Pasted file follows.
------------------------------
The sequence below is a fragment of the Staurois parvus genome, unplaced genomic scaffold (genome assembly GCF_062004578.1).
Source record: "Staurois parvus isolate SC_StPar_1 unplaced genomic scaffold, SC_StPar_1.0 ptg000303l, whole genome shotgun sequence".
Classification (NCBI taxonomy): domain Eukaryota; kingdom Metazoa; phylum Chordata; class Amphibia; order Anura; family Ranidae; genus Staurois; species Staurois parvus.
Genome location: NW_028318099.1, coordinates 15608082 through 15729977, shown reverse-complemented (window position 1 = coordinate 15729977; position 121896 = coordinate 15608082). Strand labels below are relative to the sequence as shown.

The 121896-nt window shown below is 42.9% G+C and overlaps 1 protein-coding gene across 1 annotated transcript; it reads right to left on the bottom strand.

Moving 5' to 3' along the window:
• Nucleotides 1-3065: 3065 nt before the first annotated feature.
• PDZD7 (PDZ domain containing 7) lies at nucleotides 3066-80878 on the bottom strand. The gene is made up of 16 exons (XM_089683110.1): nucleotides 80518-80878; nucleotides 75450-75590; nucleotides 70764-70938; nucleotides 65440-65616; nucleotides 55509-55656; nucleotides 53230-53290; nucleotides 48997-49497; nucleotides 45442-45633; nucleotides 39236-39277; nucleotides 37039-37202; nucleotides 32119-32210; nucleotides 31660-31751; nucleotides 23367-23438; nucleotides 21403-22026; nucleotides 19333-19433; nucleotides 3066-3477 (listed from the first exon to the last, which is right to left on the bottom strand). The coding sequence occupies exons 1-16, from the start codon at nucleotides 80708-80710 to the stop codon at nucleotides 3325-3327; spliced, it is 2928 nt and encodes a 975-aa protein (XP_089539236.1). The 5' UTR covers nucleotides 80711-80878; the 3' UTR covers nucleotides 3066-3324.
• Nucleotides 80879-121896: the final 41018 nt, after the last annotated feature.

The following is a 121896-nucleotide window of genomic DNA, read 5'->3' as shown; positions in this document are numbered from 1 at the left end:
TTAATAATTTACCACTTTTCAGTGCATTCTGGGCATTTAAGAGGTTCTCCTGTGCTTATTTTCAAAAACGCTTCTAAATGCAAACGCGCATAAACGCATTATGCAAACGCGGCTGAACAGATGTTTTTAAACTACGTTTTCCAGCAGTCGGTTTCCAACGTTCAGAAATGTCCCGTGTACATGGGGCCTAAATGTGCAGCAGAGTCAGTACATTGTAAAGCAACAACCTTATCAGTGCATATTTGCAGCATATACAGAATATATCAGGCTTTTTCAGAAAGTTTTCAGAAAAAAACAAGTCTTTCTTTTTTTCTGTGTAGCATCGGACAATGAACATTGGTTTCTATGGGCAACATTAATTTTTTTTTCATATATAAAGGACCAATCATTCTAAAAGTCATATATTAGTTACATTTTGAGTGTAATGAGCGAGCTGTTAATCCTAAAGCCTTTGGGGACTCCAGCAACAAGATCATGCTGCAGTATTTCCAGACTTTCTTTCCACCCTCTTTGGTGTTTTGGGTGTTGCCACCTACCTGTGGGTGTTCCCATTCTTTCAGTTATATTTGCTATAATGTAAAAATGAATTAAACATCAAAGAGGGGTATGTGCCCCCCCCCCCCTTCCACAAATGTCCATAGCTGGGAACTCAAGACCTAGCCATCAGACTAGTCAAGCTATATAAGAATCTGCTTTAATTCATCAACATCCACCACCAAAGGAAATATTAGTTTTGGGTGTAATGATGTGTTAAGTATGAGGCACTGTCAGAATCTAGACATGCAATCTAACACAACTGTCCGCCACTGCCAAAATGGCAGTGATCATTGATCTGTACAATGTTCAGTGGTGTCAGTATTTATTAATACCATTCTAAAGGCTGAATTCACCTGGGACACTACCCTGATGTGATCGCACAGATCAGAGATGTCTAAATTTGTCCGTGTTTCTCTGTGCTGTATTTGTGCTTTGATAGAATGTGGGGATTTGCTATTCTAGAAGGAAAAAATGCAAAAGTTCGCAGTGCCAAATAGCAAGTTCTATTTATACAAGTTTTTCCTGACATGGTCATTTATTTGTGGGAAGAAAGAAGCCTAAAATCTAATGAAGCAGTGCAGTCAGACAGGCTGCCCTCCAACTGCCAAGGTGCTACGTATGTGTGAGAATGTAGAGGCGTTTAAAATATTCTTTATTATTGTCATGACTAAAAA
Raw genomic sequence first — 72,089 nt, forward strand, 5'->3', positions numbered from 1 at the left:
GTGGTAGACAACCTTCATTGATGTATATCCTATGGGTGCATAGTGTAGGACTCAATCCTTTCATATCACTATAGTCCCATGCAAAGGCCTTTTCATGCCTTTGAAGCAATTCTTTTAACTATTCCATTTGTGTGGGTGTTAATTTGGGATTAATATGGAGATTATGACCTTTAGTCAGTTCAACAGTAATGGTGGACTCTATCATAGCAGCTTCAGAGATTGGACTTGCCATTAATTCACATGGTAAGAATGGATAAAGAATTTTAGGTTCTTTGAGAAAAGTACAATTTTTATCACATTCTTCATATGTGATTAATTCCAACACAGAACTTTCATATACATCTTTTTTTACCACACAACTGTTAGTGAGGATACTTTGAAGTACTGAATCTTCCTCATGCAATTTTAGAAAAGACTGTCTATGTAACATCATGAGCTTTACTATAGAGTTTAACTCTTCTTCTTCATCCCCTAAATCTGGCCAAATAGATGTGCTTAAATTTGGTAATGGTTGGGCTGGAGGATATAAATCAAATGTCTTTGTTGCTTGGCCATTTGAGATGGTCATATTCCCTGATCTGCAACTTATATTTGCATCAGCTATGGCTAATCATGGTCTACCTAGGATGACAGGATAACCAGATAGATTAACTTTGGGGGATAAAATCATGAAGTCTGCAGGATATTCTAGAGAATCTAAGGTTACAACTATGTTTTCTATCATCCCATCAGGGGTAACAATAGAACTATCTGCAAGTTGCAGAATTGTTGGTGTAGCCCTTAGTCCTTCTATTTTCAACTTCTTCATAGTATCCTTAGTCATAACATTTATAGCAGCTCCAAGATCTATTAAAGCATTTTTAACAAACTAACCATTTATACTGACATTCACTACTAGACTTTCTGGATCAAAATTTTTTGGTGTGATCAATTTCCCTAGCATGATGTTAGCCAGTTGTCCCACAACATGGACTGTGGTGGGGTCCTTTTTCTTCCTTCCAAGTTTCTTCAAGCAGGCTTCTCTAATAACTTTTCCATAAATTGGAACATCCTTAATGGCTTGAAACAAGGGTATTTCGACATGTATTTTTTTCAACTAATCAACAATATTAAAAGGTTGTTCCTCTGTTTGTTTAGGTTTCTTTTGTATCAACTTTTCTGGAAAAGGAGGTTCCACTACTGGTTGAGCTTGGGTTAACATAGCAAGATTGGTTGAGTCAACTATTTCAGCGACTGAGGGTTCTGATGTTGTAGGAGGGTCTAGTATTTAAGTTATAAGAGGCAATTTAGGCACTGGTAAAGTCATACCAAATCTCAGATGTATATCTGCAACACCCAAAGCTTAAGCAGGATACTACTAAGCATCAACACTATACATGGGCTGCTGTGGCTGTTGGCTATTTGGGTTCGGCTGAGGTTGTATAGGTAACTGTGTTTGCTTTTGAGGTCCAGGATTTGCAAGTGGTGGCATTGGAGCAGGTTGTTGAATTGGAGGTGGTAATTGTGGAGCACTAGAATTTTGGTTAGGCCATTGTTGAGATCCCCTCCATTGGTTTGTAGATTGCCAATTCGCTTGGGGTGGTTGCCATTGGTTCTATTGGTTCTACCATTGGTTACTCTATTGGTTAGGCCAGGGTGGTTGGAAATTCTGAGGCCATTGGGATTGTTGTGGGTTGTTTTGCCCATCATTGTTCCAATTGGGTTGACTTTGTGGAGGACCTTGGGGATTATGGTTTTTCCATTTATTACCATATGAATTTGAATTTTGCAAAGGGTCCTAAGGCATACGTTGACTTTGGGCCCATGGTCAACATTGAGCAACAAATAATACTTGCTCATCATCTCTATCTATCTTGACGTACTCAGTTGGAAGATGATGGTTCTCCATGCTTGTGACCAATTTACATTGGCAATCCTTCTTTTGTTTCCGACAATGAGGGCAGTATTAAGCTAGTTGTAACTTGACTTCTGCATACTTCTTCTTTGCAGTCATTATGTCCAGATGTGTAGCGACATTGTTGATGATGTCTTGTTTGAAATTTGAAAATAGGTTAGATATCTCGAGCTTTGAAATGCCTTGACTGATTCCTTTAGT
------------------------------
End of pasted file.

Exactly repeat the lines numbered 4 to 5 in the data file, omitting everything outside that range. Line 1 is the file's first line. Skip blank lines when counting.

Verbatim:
Genome location: NW_028318099.1, coordinates 15608082 through 15729977, shown reverse-complemented (window position 1 = coordinate 15729977; position 121896 = coordinate 15608082). Strand labels below are relative to the sequence as shown.

The 121896-nt window shown below is 42.9% G+C and overlaps 1 protein-coding gene across 1 annotated transcript; it reads right to left on the bottom strand.